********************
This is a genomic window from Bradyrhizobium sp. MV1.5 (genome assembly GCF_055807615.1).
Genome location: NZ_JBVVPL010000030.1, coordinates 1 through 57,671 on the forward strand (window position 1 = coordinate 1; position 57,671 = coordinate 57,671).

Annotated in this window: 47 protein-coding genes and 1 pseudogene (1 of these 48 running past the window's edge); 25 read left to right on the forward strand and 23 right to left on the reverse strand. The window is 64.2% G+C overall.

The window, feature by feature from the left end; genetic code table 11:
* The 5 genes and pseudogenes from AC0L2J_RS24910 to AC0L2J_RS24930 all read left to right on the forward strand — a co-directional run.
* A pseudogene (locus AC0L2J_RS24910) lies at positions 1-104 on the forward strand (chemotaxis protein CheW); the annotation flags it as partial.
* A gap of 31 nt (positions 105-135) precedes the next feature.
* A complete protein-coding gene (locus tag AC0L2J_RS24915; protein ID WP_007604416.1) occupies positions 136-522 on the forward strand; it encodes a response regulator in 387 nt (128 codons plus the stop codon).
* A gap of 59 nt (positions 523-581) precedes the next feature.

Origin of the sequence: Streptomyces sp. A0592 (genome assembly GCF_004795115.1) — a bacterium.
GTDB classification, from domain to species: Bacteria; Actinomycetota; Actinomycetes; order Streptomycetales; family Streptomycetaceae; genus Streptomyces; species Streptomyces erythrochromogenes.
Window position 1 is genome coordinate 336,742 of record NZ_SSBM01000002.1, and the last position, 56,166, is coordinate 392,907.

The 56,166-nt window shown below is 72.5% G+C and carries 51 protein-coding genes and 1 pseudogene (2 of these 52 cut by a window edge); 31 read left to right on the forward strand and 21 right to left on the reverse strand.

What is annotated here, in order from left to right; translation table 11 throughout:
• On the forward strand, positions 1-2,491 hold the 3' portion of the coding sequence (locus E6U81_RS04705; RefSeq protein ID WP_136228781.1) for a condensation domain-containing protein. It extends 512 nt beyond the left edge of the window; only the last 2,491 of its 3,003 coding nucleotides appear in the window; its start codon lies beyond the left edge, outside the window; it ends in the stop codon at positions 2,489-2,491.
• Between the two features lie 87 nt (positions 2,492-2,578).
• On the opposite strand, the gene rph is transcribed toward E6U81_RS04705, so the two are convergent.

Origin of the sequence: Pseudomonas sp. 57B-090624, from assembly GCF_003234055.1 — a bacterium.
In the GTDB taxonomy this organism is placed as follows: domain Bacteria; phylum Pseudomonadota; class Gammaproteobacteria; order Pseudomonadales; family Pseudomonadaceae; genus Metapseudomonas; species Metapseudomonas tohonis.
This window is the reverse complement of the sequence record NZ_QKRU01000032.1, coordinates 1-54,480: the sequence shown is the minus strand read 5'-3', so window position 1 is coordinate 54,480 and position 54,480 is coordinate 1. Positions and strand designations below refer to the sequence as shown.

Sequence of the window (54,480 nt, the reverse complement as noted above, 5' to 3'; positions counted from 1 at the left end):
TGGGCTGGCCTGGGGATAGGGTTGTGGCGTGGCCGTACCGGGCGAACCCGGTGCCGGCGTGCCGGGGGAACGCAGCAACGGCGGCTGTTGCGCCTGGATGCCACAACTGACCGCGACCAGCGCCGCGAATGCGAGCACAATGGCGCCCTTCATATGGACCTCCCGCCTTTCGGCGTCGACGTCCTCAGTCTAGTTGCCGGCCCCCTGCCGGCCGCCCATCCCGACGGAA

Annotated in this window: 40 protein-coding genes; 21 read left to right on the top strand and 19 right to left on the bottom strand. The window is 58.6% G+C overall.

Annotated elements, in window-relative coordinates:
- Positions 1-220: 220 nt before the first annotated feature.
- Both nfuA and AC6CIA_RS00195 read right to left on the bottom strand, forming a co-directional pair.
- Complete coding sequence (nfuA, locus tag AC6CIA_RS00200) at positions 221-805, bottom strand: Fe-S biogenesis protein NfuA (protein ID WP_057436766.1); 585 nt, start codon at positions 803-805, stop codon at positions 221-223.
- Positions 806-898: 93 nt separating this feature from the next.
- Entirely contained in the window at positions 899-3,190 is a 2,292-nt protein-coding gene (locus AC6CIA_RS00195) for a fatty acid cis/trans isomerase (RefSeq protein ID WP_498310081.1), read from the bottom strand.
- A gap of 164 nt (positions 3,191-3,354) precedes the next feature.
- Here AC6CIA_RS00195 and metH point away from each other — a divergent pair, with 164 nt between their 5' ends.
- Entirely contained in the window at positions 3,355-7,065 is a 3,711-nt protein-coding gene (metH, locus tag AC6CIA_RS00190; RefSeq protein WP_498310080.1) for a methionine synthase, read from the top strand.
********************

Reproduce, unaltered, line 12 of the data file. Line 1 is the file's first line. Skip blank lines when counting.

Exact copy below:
Window position 1 is genome coordinate 336,742 of record NZ_SSBM01000002.1, and the last position, 56,166, is coordinate 392,907.